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Renal malformations account for 30% to 50% of end-stage renal disease in children. Approximately one half of such cases are associated with lower urinary tract abnormalities. A spectrum of phenotypes exists and has been termed CAKUT (congenital abnormalities of the kidney and urinary tract). This chapter focuses on the epidemiology of these abnormalities and their etiologies, clinical manifestations, and aspects of clinical management.

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Kidney malformation is classified at the clinical level by gross and microscopic anatomical features. One commonly used classification system is as follows:

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  • Renal agenesis—congenital absence of the kidney and ureter 
  • Simple renal hypoplasia—small kidney with a reduced number of nephrons and normal renal architecture
  • Renal dysplasia—presence of malformed kidney tissue elements
  • Renal dysplasia/hypoplasia (hypodysplasia)—small, dysplastic kidney

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Characteristic microscopic features of the dysplastic kidney (Fig. 469-1) include abnormal differentiation of mesenchymal and epithelial elements; a decreased number of nephrons; loss of corticomedullary differentiation; and the presence of dysplastic elements, including cartilage and bone. Dysplastic kidneys range in size from large distended kidneys with multiple large cysts to small kidneys, with or without cysts. A small dysplastic kidney without macroscopic cysts is often classified clinically as a hypoplastic/dysplastic kidney, since pathological examination, which provides a means to distinguish between simple hypoplasia and dysplasia, is not commonly performed during life. The multicystic dysplastic kidney (MCDK) is an extreme form of renal dysplasia.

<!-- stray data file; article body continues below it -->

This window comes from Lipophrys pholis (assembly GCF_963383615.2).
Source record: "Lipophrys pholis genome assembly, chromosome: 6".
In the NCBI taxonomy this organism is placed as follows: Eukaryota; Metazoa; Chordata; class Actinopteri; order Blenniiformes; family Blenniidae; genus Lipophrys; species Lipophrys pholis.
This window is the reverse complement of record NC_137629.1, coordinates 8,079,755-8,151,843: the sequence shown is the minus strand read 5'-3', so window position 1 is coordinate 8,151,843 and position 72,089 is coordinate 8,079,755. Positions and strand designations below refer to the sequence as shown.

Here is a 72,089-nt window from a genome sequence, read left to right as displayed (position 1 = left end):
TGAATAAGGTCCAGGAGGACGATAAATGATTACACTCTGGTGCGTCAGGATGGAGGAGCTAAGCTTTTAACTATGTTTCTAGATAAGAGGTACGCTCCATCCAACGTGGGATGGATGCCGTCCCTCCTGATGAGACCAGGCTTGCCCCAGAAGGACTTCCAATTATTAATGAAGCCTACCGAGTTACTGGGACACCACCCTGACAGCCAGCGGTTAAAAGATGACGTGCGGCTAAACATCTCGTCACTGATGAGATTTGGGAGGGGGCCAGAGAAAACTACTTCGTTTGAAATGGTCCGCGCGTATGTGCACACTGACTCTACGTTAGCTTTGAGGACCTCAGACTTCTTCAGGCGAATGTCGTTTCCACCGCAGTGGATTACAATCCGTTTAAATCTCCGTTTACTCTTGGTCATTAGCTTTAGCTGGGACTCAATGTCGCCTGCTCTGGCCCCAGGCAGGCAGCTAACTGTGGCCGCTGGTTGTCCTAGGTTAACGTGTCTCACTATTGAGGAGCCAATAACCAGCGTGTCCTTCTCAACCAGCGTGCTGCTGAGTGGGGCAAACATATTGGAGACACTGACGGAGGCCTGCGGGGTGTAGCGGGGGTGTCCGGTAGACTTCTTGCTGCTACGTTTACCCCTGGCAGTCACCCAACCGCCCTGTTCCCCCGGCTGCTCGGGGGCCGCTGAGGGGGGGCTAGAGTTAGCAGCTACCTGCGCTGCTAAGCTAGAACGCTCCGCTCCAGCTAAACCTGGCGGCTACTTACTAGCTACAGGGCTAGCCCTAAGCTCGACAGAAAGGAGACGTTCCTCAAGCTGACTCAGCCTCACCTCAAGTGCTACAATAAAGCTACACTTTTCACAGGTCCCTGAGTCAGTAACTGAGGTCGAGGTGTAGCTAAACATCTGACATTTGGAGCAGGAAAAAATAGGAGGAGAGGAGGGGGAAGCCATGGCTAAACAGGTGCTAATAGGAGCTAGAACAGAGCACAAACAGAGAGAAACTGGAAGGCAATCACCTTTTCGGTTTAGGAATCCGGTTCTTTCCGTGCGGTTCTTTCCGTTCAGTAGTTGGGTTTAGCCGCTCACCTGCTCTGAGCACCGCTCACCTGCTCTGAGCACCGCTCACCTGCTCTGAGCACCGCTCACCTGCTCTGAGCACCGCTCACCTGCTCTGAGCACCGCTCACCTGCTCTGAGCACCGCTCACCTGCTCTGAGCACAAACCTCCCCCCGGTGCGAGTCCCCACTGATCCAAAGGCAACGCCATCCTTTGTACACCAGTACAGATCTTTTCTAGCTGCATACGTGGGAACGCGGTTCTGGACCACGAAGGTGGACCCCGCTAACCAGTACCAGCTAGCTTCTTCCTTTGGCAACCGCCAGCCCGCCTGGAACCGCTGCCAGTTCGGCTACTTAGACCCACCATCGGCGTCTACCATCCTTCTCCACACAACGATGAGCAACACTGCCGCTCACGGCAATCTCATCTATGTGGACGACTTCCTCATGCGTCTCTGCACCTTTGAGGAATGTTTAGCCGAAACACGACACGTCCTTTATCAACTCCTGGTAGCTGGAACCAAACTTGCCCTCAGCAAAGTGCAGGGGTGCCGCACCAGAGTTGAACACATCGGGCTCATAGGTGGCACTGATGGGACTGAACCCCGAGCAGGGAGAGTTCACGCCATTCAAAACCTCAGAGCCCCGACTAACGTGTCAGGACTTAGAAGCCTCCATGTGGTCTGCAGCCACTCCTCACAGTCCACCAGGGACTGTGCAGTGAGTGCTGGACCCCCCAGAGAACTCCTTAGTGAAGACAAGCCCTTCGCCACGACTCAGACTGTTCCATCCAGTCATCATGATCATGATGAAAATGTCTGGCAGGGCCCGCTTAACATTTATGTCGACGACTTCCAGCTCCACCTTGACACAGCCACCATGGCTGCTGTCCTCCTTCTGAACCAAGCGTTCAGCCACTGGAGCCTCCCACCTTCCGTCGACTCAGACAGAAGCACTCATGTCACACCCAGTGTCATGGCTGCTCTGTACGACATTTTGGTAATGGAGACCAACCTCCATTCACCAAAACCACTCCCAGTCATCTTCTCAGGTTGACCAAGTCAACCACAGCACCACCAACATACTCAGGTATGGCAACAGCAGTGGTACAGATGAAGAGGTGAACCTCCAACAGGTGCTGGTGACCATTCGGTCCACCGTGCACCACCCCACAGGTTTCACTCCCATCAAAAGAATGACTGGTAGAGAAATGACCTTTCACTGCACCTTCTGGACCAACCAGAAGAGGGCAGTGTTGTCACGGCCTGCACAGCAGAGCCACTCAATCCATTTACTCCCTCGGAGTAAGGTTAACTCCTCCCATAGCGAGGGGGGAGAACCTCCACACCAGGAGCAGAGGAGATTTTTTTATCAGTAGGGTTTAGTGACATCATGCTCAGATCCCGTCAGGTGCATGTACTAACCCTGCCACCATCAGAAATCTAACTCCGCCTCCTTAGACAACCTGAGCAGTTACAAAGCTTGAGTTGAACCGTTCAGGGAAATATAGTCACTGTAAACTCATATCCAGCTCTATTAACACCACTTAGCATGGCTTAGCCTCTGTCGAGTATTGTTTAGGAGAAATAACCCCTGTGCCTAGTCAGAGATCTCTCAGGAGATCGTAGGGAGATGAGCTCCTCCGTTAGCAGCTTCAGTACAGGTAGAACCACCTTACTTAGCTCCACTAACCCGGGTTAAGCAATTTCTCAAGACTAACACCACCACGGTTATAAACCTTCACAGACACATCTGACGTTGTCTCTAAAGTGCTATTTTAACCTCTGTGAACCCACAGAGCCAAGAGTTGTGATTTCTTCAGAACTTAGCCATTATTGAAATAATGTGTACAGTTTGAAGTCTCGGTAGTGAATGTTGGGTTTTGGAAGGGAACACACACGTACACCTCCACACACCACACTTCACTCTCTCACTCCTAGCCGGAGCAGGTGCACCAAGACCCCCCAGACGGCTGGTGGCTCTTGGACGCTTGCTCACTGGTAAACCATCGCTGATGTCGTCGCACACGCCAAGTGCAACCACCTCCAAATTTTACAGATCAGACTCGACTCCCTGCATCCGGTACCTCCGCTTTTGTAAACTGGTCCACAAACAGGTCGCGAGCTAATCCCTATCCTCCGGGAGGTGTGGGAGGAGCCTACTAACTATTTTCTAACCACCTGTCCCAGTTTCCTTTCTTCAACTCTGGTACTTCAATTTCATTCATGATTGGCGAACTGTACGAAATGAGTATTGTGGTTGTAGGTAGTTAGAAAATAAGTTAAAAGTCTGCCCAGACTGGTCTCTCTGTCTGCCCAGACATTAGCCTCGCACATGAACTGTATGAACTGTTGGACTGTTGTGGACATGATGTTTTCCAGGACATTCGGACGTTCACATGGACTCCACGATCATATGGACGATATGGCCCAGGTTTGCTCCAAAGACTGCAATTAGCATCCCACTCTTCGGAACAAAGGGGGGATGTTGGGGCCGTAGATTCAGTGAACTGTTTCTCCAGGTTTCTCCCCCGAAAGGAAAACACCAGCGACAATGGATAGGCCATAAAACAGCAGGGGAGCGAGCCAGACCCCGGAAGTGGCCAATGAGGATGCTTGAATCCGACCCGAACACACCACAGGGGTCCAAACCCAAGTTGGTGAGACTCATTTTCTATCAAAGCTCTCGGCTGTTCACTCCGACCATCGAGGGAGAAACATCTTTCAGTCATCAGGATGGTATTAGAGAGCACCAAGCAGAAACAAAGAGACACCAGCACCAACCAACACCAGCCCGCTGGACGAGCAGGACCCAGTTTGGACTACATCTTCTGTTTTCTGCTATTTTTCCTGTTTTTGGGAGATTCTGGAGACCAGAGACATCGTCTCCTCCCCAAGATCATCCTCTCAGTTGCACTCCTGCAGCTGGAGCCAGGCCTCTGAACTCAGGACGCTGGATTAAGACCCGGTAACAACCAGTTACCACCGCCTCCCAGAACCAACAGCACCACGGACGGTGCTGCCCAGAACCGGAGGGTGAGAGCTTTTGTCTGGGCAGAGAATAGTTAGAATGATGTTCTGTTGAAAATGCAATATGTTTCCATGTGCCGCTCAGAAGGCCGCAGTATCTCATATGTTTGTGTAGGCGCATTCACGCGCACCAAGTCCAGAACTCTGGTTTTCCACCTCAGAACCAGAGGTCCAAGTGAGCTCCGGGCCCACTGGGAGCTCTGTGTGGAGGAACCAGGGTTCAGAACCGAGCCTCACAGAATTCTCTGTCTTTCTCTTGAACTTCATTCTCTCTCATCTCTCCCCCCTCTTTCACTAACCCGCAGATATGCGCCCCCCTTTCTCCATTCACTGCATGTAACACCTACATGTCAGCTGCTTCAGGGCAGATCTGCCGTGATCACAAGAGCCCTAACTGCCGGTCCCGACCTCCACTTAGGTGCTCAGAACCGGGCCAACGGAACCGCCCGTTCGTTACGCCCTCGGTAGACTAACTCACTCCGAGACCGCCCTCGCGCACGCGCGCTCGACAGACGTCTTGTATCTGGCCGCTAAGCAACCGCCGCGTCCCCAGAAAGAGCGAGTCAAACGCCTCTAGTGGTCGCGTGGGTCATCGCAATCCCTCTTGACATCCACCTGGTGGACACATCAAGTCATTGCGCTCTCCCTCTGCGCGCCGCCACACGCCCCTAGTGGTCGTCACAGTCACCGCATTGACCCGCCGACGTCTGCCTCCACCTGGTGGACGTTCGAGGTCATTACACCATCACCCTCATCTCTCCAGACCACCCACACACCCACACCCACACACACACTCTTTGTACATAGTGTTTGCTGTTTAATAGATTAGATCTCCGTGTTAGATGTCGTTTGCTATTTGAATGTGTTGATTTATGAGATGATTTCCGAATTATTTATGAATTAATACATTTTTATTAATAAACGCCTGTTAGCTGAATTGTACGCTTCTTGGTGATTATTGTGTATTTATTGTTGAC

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Figure 469-1.
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Microscopic features of human renal dysplasia. A: Multicystic dysplastic kidney characterized by numerous cysts (arrow) distorting the renal architecture. B: Dysplastic renal tissue demonstrating lack of recognizable nephron elements, dilated tubules, large amounts of stromal tissue, and primitive ducts (arrows) characterized by epithelial tubules with fibromuscular collars.

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The majority of renal malformations are detected during the antenatal period by fetal ultrasound and account for 20% to 30% of all anomalies detected. The incidence of renal and urinary tract malformations is 0.3 to 1.6 per 1000 liveborn and stillborn infants.1 Renal agenesis and dysplasia is 1.3- to 1.9-fold more common in males than in females.2 Fifty percent of individuals with a kidney malformation have a lower urinary tract anomaly. Of these, 25% have vesicoureteral reflux, 11% have ureteropelvic junction obstruction, and 11% are affected by ureterovesical junction obstruction.3 Renal malformations, other than mild antenatal pelviectasis, are associated with malformation of nonrenal tissues in about 30% of cases.1 There are over 100 syndromes associated with renal and urinary tract malformations. The most frequent syndromes are cited in Table 469-1. Bilateral renal agenesis occurs in 1 in 3000 to 10,000 births, while unilateral renal agenesis is estimated to have a prevalence of 1 in 1000. The incidence of unilateral dysplasia is 1 in 3000 to 5000 births (1:3640 for the MCDK) compared to 1 in 10,000 for bilateral dysplasia. Nine percent of first-degree relatives of patients ...

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